MODEL_translations database table and you are good to go.
Except for two things. First, if you want to actually treat that user_id as an ActiveRecord association, you need to add a
belongs_to method to the Translation model. Unfortunately, that model is created by Globalize using some metaprogramming magic and doesn’t have a physical location that you can use to update the class.
Happily, this is Ruby, and you can always re-open a class. It took me a few tries to figure out exactly the best place to open the class so that I could actually be opening the right class, but I eventually got to this:
translates :text, :user_id
Yep. Nested classes. In Ruby. In essence, the outer class is doubling as a module, which implies the translation class could be defined elsewhere, but I’m not sure that’s worth more times to track down.
The other issue is that the Globalize command to automatically create a translation table based on the
translates command for a class does not like it if you have non-string columns, such as user_id, in the list of columns to translate. You need to create the translate table using a normal migration. This is even true if you add the user_id column later on after the initial creation, a user running the migrations from scratch after the user_id is added will still have problems.
I started using Pow to manage my development server. I like it quite a bit, it gives me what I used to have with the Passenger preference pane, but with a support for RVM and less overhead. I recommend the powder gem for a little more command line support.
Anyway, I needed to debug a Facebook issue, which requires me to have my development environment temporarily use the .com address that Facebook knows about in order to use Facebook connect from my system. But how?
Here’s how I did it using Pow:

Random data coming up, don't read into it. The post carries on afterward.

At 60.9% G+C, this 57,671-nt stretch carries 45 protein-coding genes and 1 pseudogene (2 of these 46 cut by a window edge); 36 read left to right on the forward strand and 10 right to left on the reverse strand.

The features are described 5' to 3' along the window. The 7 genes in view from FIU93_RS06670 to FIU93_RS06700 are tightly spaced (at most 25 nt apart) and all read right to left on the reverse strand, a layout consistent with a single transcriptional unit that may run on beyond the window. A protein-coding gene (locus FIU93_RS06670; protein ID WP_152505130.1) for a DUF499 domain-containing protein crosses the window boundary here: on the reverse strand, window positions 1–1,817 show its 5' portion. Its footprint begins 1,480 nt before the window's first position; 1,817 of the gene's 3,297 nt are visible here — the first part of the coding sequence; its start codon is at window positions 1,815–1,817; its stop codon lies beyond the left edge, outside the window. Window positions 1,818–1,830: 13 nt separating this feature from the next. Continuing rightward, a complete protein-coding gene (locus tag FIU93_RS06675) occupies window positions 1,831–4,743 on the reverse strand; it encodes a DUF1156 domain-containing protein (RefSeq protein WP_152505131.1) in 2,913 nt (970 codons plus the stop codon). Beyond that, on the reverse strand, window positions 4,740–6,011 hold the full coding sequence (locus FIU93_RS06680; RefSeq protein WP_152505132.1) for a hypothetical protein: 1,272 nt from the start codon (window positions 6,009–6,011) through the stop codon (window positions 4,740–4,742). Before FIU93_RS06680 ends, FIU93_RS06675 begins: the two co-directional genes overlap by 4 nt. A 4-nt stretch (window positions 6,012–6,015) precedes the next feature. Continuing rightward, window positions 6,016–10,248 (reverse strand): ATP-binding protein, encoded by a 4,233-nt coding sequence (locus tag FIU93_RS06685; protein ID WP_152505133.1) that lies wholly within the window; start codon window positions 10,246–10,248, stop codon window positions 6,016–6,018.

Use the Mac application Gas Mask to change my /etc/hosts file to a file where http://www.myapp.com points to localhost. Gas Mask just makes managing these files easier, you could just edit the file directly
Create a symlink in the .pow directory used by Pow named “www.myapp”, and pointing to my application directory. With Powder you can do this from the command line in the root of the application with the command
powder link http://www.myapp. This is fine to do even if you have another symlink from the .pow directory to the app
Create a .powconfig file in your home directory. Add the line
export POW_DOMAINS=dev,com, save the file. This tells POW to try and apply itself to .com requests from your machine. Pow seems to be smart enough to pass through .com requests that don’t match it’s files, so you shouldn’t be cutting yourself off from the entire internet.
Restart Pow. Unfortunately this is not like restarting Pow for your one dev server, you need to restart the whole Pow system so that the config file is re-read. As of right now, the only way to do this is to go to the application monitor, find the Pow app, and quit it from there, or the command-line equivalent using
ps -ax | grep pow to find the PID and then killing it from the command line. (If I get around to it, this is my pull request for Powder)
And that should be it — http://www.myapp.com should be picked up by the Pow server and run in your dev environment, making Facebook connect happy.
When you are done, comment out the line in the .pow config and restart Pow again. Also change the /etc/hosts file back. You don’t need to remove the symlink in the .pow directory, but you can.
That’s all I’ve got today. Hope that helps somebody.